wxPython is a great way to write full-featured native GUI applications in Python. It’s a wrapper for wxWidgets, a portable windowing toolkit written in C++. (wxWidgets used to be called wxWindows, but, thanks to Microsoft’s inexcusable penchant for giving all their products idiotically generic names, inevitably had to be renamed.)
But it can be painstaking to add program features: you add a few lines, restart the app, and try to test that they behave correctly. Then repeat for the next few lines. This is only made a harder by Python’s dynamic typing, because so many more incorrect pieces of code are happily admitted by the parser and runtime, and only become apparent when actually executed.
With most Python programs you can use the command line interpreter to run individual functions, or type in snippets of Python code to quickly test them. You can also use Python’s introspective facilities to find out how to use a module. There are two particular functions which are great for this:
dir(x), which will return a list of the properties on
xcould be a module, class or any other object; also the somewhat longwinded
[k for k in dir(x) if 'str' in k]when the list is long and you want to cut it down to likely possibilities.
help(x), which will print all available inbuilt documentation on the object
x. By default the help text will consist of the a list of the method definitions in
xis a class or an instance of a class), or a recursive list of definitions in a whole module if
xis a module. It will also include the docstrings if any are present.
When I’m learning to use a new module, I will load it on the command line, and find what I need using the these two functions.
But running a wxPython program is all or nothing affair. The wxPython app is initialised, and then control is passed to the inbuilt main program loop. How many times I’ve wanted to examine the value of part of my running app, just to see how it’s behaving! The workaround has been to add lots of print statements.
It occurred to me today that I could possibly run it alongside the Python command line.
Typical wxPython programs, as I write them, have a file
main.py that looks like this:
from gui import MainFrame import wx def main(): app = wx.PySimpleApp() frame = MainFrame() frame.Show(1) app.MainLoop() if __name__ == '__main__': main()
frame are Python objects that wrap a lot of serious C++ GUI code, which interacts with the operating system. Essentially all of the application state is contained in those objects. Normally when the program is run, it is executed as above. When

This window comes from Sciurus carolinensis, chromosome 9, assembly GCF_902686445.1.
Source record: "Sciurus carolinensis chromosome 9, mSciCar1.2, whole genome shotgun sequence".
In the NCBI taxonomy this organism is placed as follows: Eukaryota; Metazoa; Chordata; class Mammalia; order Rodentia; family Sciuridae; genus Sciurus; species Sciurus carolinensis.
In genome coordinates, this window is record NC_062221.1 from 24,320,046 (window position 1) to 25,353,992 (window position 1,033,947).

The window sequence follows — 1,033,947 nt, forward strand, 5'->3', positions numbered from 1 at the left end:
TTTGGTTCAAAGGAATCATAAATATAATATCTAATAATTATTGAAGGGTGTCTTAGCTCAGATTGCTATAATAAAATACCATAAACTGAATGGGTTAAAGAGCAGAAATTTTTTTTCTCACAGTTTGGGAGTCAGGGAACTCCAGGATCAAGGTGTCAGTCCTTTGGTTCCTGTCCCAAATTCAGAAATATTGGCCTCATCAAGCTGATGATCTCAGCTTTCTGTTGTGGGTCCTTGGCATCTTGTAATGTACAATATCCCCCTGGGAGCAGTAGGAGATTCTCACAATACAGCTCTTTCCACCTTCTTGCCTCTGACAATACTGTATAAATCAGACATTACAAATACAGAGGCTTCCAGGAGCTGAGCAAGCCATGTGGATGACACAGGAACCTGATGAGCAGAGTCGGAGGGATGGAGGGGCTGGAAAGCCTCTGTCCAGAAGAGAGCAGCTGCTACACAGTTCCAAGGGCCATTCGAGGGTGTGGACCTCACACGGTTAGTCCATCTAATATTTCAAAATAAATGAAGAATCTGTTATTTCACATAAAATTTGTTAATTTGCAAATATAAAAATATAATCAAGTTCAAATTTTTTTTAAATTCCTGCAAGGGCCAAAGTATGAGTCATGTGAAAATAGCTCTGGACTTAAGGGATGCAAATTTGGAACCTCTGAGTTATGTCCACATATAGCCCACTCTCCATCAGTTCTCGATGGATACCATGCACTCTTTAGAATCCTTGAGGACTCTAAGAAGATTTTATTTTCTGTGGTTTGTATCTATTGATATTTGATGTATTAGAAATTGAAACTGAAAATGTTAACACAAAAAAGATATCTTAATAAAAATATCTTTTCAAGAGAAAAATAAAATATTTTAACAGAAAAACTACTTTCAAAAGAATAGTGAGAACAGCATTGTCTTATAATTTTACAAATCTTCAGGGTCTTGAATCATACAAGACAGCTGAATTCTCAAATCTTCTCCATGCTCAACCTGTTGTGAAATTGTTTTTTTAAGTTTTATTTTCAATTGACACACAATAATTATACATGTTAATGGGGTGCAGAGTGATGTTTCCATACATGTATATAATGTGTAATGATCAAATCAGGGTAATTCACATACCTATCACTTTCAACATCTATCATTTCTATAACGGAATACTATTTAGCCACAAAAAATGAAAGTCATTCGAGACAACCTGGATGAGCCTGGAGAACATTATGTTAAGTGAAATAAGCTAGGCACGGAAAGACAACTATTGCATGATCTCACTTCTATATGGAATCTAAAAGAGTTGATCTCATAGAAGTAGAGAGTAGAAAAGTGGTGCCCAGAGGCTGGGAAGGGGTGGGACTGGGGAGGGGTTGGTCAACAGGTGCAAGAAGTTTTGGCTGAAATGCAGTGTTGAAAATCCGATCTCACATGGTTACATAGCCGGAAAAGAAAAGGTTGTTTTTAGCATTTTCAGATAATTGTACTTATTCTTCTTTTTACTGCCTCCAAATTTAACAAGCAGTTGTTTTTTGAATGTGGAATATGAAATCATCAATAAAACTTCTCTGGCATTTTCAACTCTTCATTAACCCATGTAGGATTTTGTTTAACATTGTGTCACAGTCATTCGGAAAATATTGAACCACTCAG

app.MainLoop is called, wxPython will take over and display an interactive, native window. That function only returns when the main window is closed.
I want to keep the command line running in the main thread, and launch the GUI in another thread. Doing so would mean I can test the GUI normally, but can also run snippets of code and introspect the running GUI from the command line.
I tried creating
frame directly on the command line, and then starting
app.MainLoop as a new thread:
from gui import MainFrame import wx app = wx.PySimpleApp() frame = MainFrame() frame.Show(1) import threading t = threading.Thread(target=app.MainLoop) t.start()
It does not work, because wxPython has certain expectations about how these vital functions are executed. In particular, the main GUI code, including initialising the app and creating the main window, should all run from a single thread.
So instead, I tried something even simpler:
# In main.py: def main(): global app, frame ... # On the command line: import main import threading t = threading.Thread(target=main.main) t.start()
At this point the GUI opens and runs normally. And the command line is ready for input at the same time! I can inspect it:
>>> main.frame.GetTitle() 'SQL Editor' >>> tab = main.frame.notebook.GetCurrentPage() >>> dir(tab.tc) # Find out what methods the text control on the tab supports [..., 'Clear', ...] >>> tab.tc.Clear() # Remove all the text in the GUI text box on that tab >>> main.frame.Refresh() # Tell the GUI to update itself
These can be used to manipulate the running program in ad-hoc ways. There are dangers in doing so; a wild thread is coming and poking round in the internals of a running program, after all. But the GUI is mostly idle waiting for an event; in practice it is generally safe to examine it. Python’s much-maligned Global Interpreter Lock protects the simple Python objects in it, and the C++ parts of wxWidgets are threadsafe — up to a limit. wxWidgets uses a single thread for all graphical updates, which is why Refresh must be used from another thread to trigger drawing activity, rather than using drawing methods directly.